But board members have endured animosity from residents who fear the new water supply will "ruin the town" by attracting outsiders who complain their cell phones don't work and don't know better than to leave food out for mountain lions.

Mr. Fults doesn't necessarily disagree. "I think this is really going to change the place," he says.

Many also resent Mr. Mischer for commercializing the region in the first place. Mr. Mischer says he is aware of the resentment and has given generously over the years to meet needs in the area. But, he admits, "I don't know if it did any good."

By his own estimate, Mr. Mischer has spent more than $6 million on the property -- excluding the initial cost of the land -- even though it has never been profitable. He says one reason he is selling is because there was little interest among his family in keeping the property.

The sale presents an uncertain future for the 80 people who work in the town. Most live on the property or just across the river in the Mexican town of Paso Lajitas. Many grew up here and have never worked for anyone other than Mr. Mischer.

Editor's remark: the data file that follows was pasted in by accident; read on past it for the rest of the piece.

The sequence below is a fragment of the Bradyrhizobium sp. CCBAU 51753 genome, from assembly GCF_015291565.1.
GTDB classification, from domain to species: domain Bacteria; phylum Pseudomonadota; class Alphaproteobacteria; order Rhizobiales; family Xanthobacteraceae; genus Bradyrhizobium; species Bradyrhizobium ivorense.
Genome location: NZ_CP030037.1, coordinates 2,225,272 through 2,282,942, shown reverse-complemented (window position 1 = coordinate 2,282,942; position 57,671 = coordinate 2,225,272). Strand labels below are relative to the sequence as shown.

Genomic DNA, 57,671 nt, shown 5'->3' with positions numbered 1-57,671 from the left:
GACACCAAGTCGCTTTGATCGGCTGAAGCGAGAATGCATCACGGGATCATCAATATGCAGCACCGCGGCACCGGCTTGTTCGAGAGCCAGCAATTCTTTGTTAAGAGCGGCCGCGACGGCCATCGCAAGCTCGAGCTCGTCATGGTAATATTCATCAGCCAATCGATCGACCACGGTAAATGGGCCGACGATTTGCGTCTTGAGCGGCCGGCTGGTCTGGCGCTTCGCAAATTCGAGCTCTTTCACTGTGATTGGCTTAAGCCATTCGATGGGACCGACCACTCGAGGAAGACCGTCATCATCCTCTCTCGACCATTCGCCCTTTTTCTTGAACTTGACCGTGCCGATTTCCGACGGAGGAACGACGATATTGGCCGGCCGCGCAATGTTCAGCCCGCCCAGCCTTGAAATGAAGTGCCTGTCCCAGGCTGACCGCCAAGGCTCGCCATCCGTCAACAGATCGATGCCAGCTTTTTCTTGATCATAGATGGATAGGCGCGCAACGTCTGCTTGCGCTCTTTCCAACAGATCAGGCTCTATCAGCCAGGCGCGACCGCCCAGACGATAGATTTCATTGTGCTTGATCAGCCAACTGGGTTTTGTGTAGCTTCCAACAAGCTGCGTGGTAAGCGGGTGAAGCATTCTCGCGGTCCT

Mr. Murley, who runs the hotel, says that over the years Mr. Mischer has refused to lay off anyone -- even during the slow summer season. "Other employers may not be so loyal," he says.

Mr. Mischer, who plans to attend the property's auction, stresses that he won't sell if the highest bid doesn't reach a certain level -- which he declines to specify. Either way, he says, he will keep his home near Lajitas. "I think it will turn out to be a nice little town someday," he says.

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01/26/2000
The Wall Street Journal
Texas Journal
T1
(Copyright (c) 2000, Dow Jones & Company, Inc.)